2. Unless the tax code is also reformed, simply raising tax rates is unlikely to generate much in additional revenue since the richest American taxpayers also can afford the accountants and tax lawyers to avoid paying taxes. As we know, about 47% of all Americans pay no income tax. If one in five Americans are below the poverty line (20%), then seemingly another 27% should be paying taxes but obviously are not. That is what is laughable about the prexy’s statements about “paying a fair share.”

3. Even if most business income is generated from investments in business rather than running a business, higher taxes will discourage those investments and for the real small businesses discourage reinvestment, expansion (hiring more workers). It is axiomatic that if a small business is facing higher taxes, why hire? Why spend money to expand? Even now, before we’ll know whether we will go over the fiscal cliff, businesses are pulling in their horns and going into a siege mentality.

Finally, there are two other important points to consider in this debate on raising taxes, one philosophical, one very practical. On the philosophical side, is it fair to raise taxes on the highest earners? The argument posited by some is that, for example, in 2006, 3.8% of Americans earned more than $200,000 but they paid over 50% of the taxes collected that year. On the other hand, most of the wealth in this country is held by these top earners and our current tax system’s progressiveness declines as the rates increase, meaning that top earners progressively pay less than those in lower brackets. And, as noted above, top earners often pay no tax or lower taxes by not

showing any taxable income or by having their earnings taxed at lower rates by characterizing those earnings as something other than straight income.

Of far greater importance is that while we debate raising taxes, there is no serious discussion about cutting spending. Most objective economists and other less partisan observers realize that while revenue must be a component of getting our fiscal house in order, we must also look at cutting spending by the government. When our prexy was asked on a talk show about the deficit, he feigned not knowing the exact amount but laughingly concluded it isn’t a problem for now. Wrong. It doesn’t take an economist to realize that whether as an individual or a government, you spend more than you take in, sooner or later you’re going to have to pay the piper. For individuals, that means bankruptcy court. But there are no bankruptcy courts for nations as some of the European countries are now finding out.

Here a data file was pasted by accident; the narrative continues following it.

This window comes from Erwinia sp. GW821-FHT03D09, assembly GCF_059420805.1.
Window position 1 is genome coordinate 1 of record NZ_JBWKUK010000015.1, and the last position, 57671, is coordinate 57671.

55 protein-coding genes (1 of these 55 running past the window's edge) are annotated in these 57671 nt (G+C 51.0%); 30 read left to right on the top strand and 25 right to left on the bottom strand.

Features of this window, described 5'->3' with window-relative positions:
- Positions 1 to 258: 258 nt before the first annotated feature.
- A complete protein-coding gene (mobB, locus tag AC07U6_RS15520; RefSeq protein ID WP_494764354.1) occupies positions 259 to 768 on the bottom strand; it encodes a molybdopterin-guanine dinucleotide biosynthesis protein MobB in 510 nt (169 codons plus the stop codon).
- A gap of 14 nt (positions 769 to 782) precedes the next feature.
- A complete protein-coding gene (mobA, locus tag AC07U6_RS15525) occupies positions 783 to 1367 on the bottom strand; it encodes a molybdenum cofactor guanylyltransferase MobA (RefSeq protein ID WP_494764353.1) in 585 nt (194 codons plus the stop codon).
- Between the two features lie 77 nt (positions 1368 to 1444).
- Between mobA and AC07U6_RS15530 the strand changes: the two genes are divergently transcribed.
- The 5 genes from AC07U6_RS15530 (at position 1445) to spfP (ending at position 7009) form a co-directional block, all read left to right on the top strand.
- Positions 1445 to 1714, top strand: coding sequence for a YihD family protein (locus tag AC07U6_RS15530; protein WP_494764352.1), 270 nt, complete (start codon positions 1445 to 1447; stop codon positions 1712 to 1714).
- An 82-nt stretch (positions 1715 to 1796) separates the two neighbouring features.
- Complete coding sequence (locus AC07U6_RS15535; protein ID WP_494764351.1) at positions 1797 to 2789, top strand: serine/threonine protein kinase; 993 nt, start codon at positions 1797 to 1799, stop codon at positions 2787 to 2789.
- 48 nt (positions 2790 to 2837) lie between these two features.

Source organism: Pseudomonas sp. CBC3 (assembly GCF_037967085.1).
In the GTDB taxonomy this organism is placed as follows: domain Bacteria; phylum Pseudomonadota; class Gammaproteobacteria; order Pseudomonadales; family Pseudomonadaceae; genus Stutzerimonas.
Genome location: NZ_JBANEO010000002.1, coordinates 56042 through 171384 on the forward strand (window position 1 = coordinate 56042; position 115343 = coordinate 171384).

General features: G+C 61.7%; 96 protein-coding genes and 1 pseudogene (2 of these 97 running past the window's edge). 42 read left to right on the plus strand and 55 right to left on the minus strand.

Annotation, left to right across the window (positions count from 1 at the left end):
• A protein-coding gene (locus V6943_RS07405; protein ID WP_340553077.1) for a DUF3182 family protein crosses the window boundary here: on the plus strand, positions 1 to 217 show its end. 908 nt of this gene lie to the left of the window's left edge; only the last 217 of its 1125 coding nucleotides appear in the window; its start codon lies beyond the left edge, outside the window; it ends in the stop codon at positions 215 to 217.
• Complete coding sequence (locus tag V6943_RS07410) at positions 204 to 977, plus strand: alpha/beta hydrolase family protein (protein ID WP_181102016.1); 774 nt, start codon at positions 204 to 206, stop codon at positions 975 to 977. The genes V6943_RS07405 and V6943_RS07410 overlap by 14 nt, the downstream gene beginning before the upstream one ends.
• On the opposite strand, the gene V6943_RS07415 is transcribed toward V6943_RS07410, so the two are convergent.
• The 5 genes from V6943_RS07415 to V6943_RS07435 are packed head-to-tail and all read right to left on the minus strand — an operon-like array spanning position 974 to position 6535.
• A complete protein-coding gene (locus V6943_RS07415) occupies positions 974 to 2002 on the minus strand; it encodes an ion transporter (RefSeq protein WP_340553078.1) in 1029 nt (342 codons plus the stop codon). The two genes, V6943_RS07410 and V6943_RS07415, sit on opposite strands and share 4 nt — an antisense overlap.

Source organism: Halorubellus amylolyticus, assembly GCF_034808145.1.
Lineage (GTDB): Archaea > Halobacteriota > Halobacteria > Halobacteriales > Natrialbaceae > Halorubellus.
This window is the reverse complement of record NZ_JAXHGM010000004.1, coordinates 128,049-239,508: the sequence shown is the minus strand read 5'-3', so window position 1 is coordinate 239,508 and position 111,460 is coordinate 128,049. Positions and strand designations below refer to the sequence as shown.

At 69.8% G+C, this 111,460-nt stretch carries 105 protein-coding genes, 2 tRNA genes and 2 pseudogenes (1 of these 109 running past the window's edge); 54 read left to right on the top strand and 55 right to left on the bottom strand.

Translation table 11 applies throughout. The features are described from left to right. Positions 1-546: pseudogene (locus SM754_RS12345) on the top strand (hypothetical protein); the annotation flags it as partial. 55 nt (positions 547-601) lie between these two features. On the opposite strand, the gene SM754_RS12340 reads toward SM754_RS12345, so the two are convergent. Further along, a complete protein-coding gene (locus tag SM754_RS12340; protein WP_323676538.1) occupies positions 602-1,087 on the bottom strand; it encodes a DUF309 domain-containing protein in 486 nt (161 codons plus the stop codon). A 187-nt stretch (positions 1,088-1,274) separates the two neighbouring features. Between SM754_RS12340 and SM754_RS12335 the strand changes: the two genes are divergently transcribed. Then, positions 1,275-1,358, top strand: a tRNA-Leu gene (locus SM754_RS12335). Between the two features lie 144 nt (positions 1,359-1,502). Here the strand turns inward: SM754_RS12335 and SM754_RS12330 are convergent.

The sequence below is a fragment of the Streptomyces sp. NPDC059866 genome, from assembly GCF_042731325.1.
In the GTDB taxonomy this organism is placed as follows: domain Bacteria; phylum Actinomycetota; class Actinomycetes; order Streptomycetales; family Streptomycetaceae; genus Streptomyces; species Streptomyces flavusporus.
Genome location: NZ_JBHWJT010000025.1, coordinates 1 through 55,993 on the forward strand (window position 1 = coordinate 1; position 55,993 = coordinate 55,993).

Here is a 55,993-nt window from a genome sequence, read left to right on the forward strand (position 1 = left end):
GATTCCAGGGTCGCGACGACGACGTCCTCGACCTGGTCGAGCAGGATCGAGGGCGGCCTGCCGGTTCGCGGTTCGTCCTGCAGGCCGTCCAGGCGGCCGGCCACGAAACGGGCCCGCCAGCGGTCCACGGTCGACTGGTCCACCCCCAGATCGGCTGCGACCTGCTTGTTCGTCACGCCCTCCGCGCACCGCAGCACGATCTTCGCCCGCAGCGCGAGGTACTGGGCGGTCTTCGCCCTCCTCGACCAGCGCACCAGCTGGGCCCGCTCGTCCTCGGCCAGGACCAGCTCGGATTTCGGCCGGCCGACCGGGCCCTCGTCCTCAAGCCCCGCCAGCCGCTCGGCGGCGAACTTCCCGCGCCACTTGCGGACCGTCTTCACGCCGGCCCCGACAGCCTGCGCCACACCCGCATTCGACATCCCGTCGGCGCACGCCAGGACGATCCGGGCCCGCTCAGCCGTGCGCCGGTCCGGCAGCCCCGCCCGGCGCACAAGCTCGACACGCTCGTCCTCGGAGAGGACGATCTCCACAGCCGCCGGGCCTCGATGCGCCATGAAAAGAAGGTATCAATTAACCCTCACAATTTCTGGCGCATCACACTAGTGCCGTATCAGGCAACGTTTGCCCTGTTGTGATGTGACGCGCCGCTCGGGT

What many people do not realize is that our deficit cannot exceed our GDP. When that happens, we are officially spending more than we’re taking in. We are marching, seemingly unconcerned, to that point. Unless we cut spending, we’re headed for a Greece like status. It is also interesting to note that besides printing money in our rush to reach the real fiscal cliff, we are also generating a serious national security issue for our country by borrowing 40 cents on every dollar from our main economic and military rival, China, leading some wags to suggest that we’ll all be speaking Mandarin in a few years anyway.

The Elephants have correctly pointed out that as much or more of the revenues argued for by the Prexy can be raised through other means than raising tax rates. But even if the Repubs cave on that issue, the revenue being generated alone, will not be sufficient to either operate the gumment or reduce our deficit. To accomplish that, we will need to put serious spending cuts on the table as well.